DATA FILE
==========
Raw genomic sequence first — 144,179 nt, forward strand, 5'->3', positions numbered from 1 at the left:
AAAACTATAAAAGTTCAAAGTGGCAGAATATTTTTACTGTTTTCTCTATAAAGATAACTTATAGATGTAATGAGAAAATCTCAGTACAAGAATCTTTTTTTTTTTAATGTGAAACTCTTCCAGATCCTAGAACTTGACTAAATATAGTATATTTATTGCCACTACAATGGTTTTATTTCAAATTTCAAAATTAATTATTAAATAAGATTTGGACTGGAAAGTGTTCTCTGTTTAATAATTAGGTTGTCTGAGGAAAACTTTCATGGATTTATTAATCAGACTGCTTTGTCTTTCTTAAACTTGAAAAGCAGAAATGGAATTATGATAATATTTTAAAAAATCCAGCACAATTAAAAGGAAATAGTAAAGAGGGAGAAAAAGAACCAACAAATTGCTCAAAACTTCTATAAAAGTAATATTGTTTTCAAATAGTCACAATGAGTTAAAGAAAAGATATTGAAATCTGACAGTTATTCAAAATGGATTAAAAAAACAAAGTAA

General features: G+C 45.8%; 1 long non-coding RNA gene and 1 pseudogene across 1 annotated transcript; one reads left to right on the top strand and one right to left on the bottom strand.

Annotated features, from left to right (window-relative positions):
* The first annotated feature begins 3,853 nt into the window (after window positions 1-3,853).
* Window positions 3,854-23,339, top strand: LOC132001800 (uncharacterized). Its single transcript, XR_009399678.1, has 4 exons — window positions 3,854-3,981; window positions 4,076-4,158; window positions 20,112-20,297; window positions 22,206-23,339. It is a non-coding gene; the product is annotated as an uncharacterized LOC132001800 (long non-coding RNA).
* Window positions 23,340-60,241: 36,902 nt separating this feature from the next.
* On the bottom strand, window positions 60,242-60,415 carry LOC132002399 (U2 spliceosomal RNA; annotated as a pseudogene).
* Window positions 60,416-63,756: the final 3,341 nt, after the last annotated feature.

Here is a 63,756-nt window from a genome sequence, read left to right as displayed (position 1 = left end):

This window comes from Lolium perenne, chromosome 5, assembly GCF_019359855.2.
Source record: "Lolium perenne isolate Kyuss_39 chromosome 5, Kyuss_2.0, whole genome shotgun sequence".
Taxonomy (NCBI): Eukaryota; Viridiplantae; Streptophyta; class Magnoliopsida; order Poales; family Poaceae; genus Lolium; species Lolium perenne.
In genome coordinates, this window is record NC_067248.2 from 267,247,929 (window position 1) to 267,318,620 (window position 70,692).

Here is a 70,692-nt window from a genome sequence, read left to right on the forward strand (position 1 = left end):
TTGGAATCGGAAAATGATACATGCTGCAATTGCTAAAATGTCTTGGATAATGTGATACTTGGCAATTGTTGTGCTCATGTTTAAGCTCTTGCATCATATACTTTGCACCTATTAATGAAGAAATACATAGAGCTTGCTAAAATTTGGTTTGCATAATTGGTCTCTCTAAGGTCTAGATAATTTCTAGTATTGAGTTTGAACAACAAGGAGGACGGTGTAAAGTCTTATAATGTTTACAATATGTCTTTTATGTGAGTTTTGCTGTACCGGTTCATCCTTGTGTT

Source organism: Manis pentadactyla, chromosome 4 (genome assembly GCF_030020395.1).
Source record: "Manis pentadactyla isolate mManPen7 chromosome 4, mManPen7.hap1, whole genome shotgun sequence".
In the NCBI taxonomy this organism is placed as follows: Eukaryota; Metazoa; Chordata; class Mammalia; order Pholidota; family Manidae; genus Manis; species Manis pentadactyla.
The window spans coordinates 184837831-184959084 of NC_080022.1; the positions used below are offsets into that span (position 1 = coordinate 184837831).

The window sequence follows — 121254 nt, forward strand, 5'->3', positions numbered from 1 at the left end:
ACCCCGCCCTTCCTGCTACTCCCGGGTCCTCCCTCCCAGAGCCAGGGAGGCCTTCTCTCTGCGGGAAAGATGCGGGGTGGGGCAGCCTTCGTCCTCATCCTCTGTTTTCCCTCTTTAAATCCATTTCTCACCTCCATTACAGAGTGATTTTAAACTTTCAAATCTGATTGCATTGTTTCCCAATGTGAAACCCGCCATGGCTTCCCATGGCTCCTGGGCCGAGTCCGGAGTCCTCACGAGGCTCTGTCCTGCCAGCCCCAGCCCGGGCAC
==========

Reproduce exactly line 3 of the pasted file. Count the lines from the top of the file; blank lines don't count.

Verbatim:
General features: G+C 45.8%; 1 long non-coding RNA gene and 1 pseudogene across 1 annotated transcript; one reads left to right on the top strand and one right to left on the bottom strand.